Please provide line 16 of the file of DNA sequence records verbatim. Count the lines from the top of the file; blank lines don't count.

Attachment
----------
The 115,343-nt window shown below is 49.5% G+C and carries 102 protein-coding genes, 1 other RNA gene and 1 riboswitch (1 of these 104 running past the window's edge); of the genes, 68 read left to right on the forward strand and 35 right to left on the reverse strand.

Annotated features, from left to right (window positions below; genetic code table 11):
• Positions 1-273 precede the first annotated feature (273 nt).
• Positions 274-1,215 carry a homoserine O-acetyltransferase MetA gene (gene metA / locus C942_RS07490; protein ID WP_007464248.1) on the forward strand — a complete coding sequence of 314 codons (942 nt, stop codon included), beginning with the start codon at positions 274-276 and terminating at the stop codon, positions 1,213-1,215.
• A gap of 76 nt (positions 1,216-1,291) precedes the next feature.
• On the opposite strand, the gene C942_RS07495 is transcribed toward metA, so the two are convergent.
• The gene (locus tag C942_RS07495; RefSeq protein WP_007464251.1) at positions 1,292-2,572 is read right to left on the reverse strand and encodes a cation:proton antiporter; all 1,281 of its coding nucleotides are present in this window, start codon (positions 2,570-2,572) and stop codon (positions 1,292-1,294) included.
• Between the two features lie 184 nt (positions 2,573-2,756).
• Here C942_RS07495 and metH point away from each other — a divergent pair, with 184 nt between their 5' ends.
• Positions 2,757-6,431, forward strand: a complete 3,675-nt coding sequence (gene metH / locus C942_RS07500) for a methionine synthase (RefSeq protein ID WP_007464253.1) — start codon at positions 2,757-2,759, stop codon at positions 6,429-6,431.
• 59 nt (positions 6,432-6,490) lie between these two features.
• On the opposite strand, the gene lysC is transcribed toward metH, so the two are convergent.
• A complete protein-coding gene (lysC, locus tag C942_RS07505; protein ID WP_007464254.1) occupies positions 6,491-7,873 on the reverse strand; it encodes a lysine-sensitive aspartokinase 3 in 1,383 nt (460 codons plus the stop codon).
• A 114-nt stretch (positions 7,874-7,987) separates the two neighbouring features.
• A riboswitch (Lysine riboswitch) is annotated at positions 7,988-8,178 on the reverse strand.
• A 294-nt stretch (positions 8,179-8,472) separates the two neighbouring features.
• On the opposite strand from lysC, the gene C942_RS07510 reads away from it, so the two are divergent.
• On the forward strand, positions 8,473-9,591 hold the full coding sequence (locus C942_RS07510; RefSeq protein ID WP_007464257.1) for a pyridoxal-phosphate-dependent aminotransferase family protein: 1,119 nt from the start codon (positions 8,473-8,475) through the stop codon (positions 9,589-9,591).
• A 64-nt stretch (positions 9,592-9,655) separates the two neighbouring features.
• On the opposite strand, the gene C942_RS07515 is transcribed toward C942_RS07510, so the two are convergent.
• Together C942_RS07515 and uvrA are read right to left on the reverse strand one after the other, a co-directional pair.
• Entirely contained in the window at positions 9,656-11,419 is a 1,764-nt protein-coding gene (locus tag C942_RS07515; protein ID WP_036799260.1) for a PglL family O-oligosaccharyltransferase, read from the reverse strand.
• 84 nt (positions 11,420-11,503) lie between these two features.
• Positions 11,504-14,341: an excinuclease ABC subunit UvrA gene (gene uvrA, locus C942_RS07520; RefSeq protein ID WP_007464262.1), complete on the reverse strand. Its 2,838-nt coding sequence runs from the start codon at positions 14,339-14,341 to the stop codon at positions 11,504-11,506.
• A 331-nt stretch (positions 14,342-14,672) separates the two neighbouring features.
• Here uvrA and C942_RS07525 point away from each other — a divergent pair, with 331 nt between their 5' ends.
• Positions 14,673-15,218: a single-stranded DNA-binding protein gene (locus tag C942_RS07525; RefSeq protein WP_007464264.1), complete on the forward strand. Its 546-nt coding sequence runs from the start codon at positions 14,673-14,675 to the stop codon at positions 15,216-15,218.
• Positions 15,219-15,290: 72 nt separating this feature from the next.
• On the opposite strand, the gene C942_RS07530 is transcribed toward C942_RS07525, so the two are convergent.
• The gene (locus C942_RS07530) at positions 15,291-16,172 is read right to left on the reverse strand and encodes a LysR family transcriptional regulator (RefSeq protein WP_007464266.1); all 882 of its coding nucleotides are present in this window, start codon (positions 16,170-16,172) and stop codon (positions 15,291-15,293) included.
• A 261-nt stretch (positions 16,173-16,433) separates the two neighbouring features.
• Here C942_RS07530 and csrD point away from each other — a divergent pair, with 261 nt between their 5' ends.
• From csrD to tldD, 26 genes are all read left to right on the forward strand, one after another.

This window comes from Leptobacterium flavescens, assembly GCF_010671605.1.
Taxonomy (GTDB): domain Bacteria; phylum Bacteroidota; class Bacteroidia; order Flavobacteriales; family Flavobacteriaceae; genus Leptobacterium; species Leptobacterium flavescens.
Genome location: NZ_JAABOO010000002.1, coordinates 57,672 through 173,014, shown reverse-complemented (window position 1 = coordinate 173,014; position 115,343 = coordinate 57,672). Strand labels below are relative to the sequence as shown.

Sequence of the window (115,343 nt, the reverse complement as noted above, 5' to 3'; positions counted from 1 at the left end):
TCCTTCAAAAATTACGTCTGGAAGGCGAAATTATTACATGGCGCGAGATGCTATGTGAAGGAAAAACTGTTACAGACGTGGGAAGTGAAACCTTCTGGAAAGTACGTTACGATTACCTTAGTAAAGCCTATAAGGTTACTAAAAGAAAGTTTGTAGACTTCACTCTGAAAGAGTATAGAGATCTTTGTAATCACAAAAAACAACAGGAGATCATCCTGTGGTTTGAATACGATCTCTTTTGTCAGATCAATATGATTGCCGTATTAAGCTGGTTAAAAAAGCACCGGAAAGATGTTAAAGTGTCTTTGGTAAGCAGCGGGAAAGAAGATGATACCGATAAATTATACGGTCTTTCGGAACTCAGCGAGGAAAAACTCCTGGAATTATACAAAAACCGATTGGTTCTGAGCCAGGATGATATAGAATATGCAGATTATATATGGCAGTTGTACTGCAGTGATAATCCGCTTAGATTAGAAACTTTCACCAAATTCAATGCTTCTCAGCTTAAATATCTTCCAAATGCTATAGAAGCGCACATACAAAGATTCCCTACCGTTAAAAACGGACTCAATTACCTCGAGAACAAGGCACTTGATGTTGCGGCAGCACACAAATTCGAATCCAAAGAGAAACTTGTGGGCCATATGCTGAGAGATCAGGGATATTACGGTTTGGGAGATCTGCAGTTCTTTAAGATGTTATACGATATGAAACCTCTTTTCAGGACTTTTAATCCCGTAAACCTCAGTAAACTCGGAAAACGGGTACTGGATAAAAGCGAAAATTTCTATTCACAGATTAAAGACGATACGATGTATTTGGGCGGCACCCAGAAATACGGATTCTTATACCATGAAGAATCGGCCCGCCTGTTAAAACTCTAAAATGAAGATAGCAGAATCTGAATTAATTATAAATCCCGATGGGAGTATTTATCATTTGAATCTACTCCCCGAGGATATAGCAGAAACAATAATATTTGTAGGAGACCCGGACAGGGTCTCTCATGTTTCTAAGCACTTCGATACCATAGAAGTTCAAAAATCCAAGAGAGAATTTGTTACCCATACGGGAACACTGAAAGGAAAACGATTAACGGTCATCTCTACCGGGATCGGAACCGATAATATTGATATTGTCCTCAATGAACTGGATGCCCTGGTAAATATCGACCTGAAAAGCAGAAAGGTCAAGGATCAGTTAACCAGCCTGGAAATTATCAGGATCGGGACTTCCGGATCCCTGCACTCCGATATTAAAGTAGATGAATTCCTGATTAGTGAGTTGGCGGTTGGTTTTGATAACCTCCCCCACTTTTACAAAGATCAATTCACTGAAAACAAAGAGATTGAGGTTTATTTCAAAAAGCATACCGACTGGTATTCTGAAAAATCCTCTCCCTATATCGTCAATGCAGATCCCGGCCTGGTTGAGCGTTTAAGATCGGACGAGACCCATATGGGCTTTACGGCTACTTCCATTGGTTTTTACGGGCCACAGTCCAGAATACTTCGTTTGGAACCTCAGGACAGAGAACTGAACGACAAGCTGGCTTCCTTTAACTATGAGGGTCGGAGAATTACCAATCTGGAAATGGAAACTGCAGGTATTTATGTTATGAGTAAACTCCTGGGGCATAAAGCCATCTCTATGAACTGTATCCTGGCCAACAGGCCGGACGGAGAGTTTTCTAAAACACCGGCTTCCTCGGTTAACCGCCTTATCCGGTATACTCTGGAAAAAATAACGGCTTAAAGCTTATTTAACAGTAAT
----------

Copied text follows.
• A 294-nt stretch (positions 8,179-8,472) separates the two neighbouring features.